What are some of your plans for the Bitcoin Bowl as far as engaging the local community and also engaging viewers on ESPN?
We plan to have a massive bitcoin undertaking, driven by BitPay. A full-fledged bitcoin rollout, if you will. As Tony has said, our goal is to establish a system so that someone could plan their entire Bitcoin St. Petersburg Bowl experience using only bitcoin to pay for travel, hotel, tickets, hot dogs, meals, T-shirts and other merchandise. We will make several visits there between now and the actual game to work with the St. Petersburg Bowl Committee and the local businesses to help establish a bitcoin system, setting up iPads and tablets and downloading apps to their phones.
It seems as if college students, and not just those into football bowl games, would be a great target audience supported by this game.
Certainly. We will extend into our message and education to the university students, the educators and the parents of the students. Students are certainly early adaptors and they are ready and willing to share their use and knowledge of bitcoin. You will see us become more involved in college sports and the surround communities.
How did the first season with the Kings work out?
This past season, the Kings began to accept bitcoins for team merchandise and tickets. They told us that they loved the bitcoin system and the way it worked. It goes back to the fact that they are very forward thinking when it comes to technology. They have been very happy with our alliance and we plan to expand our relationship with them in 2014-15.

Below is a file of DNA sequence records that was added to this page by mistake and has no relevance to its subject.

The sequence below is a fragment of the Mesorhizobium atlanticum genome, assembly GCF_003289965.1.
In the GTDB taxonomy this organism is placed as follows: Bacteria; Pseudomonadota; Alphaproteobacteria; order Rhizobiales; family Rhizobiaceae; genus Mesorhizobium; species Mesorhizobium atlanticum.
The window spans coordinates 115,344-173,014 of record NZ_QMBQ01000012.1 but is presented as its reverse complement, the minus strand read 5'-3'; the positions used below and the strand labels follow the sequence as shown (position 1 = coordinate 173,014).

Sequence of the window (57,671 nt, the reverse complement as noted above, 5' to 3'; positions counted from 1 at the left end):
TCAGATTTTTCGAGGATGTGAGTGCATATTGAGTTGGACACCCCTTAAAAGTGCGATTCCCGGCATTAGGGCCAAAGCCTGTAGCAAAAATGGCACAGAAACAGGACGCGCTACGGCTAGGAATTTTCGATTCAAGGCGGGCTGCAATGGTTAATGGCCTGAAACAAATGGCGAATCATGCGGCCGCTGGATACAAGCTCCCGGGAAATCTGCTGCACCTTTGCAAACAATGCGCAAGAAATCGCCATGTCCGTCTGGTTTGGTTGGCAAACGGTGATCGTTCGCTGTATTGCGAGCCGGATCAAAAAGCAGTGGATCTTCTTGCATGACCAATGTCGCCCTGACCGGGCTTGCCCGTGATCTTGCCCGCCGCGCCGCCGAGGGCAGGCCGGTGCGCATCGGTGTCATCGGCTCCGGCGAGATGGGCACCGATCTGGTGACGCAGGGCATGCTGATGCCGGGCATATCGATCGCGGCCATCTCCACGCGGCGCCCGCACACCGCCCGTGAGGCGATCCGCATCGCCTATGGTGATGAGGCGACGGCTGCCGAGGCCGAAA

Have you now heard from other leagues and teams?
We already had been reaching out to other [sports franchises]. It was pretty crazy here after we announced the naming rights deal, but crazy in a good way. We have heard from pretty much every sports organization: basketball, hockey, football, college football, golf, auto racing, sports arenas and stadiums, and from specific teams and organizations. I can’t talk about specific deals that we might have in progress or that we are working on, but I can say that working with the Kings and now with ESPN has pretty much raised our profile in the sports category.
Do you foresee athlete endorsements as BitPay and bitcoin marketing efforts become established?
I don’t see that right now, but we do know of athletes and entertainers who use bitcoin. 50 Cent said he would accept bitcoins as payment for his new album [Animal Ambition]. Although he is not an official endorser, BitPay is handling the transactions and we are pretty excited about it and the potential for the future in the entertainment category.
What are BitPay’s plans for the coming years?
As bitcoin continues to grow you look at the adoption curve. Basically, bitcoin the network is like the Internet and e-mail in 1994. So from an adoption standpoint, we have to continue to educate, build and get more people to understand how this works and what the benefits are. In that context, we want to get over the 2002 hump where everyone was on the Internet, everyone had access to it and everyone understood it. Because of the demographic of the initial bitcoin user, and its mass-market appeal across all ages, genders and race, sports and entertainment is a good way to do that.
This interview was reprinted with permission of NYSportsJournalism.com.